*- Quoted, 8 Ohio, 501.
+ Cited, 38 N. H. 425.


fore his estate for life determines otherwise than by his death, their estate, for the residue of his natural life, will then take effect, and become a [172] particular estate in possession, sufficient to support the remainders depending in contingency.* This method is said to have been invented by sir Orlando Bridgman, sir Geoffrey Palmer, and other eminent council, who betook themselves to conveyancing during the time of the civil wars; in order thereby to secure in family settlements a provision for the future children of an intended marriage, who before were usually left at the mercy of the particular tenant for life :d and when after the restora tion, those gentlemen came to fill the first offices of the law, they supported this invention within reasonable and proper bounds, and introduced it into general use.†

Thus the student will observe how much nicety is required in creating and securing a remainder; and I trust he will in some measure see the general reasons, upon which this nicety is founded. It were endless to attempt to enter upon the particular subtilties and refinements, into which this doctrine, by the variety of cases which have occurred in the course of many centuries, has been spun out and subdivided: neither are they consonant to the design of these elementary disquisitions. I must not however omit, that in devises by last will and testament (which, being often drawn up when the party is inops consilii, are always more favoured in construction than formal deeds, which are presumed to be made with great caution, forethought, and advice), in these devises, I say, remainders may be created in some measure contrary to the rules before laid down: though our lawyers will not d See Moor. 486. 2 Roll, Abr. 797. pl. 12. 2 Sid. 159. 2 Chan. Rep. 170.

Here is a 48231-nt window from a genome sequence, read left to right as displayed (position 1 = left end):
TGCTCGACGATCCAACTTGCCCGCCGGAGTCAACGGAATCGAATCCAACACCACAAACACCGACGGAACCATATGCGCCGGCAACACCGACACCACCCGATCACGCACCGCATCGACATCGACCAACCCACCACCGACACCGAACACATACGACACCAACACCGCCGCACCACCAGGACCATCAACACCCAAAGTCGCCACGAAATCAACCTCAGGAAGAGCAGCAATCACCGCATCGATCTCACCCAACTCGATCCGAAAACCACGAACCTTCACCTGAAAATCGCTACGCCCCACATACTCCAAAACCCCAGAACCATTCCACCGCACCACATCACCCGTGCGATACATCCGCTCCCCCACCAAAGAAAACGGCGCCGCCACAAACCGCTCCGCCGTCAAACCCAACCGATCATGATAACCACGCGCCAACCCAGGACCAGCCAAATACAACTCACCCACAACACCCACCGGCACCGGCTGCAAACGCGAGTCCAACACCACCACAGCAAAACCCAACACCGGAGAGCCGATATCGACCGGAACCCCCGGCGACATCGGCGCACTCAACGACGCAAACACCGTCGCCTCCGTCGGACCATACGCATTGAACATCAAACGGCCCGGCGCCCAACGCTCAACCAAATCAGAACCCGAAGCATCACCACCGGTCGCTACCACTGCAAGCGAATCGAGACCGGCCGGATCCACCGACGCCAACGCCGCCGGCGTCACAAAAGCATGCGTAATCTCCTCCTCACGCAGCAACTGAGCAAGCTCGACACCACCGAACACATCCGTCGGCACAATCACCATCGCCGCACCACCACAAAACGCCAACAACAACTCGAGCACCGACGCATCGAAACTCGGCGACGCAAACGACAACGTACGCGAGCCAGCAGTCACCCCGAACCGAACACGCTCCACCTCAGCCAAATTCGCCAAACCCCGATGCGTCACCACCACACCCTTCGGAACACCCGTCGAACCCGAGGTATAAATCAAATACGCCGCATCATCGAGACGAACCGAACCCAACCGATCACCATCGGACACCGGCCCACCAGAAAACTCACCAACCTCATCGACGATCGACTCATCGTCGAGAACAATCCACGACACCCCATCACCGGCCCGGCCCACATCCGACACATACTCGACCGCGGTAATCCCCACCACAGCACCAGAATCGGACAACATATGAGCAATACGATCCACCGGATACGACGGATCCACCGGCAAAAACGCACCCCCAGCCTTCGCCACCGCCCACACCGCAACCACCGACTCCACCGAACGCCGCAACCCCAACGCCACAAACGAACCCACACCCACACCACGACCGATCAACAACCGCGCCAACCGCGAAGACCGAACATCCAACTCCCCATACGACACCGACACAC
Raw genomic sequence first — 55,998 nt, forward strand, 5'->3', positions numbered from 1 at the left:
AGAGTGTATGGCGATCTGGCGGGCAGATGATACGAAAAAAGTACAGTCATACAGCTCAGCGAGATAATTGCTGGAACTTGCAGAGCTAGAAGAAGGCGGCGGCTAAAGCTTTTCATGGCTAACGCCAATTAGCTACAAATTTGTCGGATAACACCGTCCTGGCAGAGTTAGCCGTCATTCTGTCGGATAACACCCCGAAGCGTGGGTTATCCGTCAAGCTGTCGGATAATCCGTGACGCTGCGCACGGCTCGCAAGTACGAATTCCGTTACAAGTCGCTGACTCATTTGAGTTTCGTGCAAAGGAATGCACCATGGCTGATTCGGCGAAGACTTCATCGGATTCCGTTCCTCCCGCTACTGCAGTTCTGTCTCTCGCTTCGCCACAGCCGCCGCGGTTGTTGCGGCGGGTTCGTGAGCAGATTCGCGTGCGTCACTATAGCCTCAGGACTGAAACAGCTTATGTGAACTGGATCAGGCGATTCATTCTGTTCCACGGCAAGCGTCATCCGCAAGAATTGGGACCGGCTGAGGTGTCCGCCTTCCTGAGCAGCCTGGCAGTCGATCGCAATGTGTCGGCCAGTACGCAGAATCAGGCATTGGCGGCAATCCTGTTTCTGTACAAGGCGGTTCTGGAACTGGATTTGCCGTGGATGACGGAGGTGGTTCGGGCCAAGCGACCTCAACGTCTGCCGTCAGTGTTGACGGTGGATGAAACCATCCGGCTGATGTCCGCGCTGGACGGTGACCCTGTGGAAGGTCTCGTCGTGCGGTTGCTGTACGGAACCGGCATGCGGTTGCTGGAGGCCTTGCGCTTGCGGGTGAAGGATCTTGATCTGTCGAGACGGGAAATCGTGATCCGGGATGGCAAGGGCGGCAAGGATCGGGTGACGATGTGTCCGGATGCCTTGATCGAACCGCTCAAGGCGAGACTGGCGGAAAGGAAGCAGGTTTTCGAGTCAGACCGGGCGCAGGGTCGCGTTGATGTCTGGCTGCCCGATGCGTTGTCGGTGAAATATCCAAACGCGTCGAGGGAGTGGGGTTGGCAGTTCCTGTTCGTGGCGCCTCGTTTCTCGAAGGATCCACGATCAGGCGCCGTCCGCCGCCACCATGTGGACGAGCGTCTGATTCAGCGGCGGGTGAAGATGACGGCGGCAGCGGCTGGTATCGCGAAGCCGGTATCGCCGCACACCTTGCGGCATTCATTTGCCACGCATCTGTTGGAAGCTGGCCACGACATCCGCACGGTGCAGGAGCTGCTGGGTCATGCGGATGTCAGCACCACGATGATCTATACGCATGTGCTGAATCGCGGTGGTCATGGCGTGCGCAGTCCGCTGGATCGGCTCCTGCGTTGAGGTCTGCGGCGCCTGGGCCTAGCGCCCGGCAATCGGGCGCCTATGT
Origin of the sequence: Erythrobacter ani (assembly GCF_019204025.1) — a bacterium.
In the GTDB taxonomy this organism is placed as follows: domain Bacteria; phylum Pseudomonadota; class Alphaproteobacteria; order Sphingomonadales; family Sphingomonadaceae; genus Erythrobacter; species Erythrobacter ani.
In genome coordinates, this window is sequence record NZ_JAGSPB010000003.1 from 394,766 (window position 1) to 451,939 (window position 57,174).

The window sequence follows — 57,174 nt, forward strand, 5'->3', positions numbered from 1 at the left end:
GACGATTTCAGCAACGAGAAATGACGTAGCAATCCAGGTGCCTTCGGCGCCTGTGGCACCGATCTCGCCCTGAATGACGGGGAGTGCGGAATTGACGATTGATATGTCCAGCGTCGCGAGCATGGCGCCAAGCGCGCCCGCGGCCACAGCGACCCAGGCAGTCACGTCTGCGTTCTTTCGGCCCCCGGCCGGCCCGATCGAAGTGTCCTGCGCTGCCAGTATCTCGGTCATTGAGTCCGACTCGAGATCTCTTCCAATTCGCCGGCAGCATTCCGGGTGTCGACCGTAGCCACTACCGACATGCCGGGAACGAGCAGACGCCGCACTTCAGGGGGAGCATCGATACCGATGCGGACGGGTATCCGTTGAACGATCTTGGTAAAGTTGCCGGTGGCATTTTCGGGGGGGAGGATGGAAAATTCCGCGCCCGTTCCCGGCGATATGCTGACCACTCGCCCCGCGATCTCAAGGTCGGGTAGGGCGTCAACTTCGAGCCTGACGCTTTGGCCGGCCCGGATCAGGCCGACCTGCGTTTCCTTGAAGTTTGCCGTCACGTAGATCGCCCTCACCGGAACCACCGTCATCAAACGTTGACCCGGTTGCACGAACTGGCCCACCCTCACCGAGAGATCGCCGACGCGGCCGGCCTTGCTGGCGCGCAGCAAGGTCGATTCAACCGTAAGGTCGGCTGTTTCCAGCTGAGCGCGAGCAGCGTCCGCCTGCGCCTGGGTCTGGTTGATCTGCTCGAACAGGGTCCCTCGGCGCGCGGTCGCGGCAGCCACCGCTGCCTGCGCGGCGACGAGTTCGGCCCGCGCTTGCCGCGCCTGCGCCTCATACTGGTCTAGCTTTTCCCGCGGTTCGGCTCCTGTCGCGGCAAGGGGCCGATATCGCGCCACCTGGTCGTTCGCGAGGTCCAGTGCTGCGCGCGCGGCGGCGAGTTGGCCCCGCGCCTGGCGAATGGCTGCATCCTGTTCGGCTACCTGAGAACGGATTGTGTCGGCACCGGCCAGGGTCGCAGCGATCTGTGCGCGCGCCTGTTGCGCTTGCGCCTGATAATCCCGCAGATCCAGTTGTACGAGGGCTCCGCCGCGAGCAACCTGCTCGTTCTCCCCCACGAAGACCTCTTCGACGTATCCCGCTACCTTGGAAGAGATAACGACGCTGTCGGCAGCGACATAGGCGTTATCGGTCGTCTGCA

9 Ninth edition reads, "the estate of the trustees."

*-* Quoted, 11 Fla. 70